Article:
I beg you, Megan (the lady who wrote Dear Barb), please don’t leave your husband.
I agree with Barb Godin in her recent Dear Barb column. Divorcing a husband, especially when you have children, spells trouble. Web MD author, Sid Kirchheimer, says, “A new study shows that children of single-parent homes are more than twice as likely to commit suicide.” Just as troubling, The Morning Call author, Bob Linton, says, “70% of criminals are from broken homes.” Also, according to VeryWell Family, “Adult children of divorce tend to have lower-paying jobs and less college education than their parents.” And “children of divorced parents are twice as likely to drop out of high school.”
But if that’s not enough reason to save your marriage, consider this: your divorce is 50% likely to lead to a second divorce. According to VeryWell Family, “approximately 50% of American children will witness the breakup of a parent’s marriage. Of these, close to half will see the breakup of a parent’s second marriage. One of every 10 children whose parents have divorced will also see three or more subsequent parental marriage breakups.” As author Paul Friedman says, your husband gave you his vows. He chose you, and you chose him. He is there for you where others are not. He cares for your children as much as you do. Isn’t that incredible on its own? You have the ideal person to learn how to love unconditionally. And I believe we all need to learn to love unconditionally before we exit this world.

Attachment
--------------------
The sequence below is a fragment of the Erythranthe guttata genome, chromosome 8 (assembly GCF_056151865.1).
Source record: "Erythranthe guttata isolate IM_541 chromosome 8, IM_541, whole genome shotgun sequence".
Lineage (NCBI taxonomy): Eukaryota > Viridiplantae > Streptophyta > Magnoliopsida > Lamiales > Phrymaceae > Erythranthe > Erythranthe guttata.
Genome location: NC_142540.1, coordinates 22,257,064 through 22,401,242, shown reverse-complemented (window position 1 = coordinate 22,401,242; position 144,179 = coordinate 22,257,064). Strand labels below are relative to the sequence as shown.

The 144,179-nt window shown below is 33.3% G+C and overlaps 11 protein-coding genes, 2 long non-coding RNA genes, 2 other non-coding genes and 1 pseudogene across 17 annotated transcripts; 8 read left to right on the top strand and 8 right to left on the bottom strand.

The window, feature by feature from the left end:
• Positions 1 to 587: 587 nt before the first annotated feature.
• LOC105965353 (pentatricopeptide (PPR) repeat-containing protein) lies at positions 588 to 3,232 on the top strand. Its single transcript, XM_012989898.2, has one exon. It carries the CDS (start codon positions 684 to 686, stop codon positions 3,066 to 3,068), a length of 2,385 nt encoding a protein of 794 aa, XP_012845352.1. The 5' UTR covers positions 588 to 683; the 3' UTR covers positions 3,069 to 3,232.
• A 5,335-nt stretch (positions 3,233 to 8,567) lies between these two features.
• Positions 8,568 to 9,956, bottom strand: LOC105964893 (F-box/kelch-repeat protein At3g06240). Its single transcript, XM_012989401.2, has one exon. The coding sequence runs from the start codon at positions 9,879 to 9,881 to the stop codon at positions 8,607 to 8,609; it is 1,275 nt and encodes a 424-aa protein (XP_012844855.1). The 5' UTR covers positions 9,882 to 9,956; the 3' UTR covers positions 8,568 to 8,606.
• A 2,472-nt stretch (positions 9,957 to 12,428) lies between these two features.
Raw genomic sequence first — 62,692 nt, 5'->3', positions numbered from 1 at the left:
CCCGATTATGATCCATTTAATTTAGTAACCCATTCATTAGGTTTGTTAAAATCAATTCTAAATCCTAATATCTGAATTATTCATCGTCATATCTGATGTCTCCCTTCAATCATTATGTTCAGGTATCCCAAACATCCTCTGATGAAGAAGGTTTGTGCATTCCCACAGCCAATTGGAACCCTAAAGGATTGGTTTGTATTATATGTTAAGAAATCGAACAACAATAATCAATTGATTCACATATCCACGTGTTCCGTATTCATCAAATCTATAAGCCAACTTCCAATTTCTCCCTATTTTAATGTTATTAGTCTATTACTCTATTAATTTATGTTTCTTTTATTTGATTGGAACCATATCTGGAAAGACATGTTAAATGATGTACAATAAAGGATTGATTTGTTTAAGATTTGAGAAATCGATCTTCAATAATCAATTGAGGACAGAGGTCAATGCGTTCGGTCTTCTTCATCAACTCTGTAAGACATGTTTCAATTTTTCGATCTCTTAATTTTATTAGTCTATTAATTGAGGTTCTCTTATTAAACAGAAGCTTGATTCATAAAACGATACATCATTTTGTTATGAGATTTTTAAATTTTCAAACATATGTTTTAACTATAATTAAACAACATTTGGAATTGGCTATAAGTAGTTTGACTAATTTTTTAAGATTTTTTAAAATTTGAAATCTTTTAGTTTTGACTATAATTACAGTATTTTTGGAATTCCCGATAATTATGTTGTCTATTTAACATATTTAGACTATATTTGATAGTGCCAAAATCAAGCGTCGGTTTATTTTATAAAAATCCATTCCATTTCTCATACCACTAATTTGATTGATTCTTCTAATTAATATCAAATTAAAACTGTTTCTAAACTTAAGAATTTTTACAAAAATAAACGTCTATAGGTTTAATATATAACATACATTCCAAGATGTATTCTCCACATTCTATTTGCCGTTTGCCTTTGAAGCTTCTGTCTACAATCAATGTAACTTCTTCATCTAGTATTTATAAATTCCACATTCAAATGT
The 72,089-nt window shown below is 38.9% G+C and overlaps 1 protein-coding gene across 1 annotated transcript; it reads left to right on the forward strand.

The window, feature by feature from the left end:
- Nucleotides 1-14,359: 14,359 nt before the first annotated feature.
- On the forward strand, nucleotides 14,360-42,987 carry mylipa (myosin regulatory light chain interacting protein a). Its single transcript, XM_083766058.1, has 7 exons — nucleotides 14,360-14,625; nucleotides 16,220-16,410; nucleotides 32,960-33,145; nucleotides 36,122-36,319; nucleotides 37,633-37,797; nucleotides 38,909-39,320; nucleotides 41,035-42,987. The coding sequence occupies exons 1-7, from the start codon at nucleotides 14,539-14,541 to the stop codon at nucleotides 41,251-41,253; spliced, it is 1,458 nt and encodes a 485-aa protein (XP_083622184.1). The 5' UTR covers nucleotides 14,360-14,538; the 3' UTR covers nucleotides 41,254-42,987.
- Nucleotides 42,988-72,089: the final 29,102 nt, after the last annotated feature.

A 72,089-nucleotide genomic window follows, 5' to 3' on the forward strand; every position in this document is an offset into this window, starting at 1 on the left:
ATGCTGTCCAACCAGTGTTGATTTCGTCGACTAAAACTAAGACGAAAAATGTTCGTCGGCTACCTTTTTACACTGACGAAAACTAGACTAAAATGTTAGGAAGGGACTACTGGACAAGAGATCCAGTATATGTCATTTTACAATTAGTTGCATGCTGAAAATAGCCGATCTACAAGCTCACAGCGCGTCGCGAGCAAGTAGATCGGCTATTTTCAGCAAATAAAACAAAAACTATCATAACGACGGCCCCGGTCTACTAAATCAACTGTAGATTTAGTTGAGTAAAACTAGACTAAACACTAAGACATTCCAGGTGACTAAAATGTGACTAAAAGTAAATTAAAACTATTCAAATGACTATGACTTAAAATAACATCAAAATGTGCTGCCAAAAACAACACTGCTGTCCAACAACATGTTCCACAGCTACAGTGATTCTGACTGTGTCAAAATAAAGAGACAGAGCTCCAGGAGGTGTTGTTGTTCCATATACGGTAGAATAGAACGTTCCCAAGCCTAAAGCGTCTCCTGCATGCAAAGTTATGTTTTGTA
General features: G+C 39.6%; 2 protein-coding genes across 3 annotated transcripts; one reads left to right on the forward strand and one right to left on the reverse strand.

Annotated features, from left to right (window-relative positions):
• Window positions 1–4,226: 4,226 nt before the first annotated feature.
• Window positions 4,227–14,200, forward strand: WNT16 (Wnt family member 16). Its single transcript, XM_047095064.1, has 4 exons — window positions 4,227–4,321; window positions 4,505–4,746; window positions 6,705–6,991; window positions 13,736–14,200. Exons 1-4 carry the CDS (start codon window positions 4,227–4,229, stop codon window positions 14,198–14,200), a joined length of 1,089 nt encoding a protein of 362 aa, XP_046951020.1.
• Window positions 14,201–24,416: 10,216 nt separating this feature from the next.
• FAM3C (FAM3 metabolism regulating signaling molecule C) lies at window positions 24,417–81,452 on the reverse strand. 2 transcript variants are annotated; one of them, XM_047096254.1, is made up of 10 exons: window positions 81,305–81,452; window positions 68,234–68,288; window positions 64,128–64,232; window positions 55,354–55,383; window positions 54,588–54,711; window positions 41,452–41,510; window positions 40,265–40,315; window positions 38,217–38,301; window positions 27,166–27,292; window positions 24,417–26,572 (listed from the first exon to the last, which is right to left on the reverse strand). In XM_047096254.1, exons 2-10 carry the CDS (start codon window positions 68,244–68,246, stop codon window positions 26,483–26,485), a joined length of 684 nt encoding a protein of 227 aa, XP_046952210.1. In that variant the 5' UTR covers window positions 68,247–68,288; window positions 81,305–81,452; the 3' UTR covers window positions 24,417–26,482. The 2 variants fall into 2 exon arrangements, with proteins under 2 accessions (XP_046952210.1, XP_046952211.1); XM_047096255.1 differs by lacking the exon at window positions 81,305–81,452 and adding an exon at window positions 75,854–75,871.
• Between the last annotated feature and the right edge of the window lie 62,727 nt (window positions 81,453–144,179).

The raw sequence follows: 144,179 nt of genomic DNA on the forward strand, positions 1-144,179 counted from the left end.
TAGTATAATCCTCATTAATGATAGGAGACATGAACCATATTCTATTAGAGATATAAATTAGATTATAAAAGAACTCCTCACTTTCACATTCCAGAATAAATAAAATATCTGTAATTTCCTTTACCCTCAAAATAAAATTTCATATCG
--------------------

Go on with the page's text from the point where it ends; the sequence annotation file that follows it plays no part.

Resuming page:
As for Megan, who wrote Dear Barb, I beg you, don’t leave your husband. Instead, try the books and course from The Marriage Foundation. If you heed my advice, I guarantee your family will flourish—and you will realize one of your grandest life purposes: how to love unconditionally.
Otherwise, you and your loved ones suffer.
Woefully signed, Marie Well.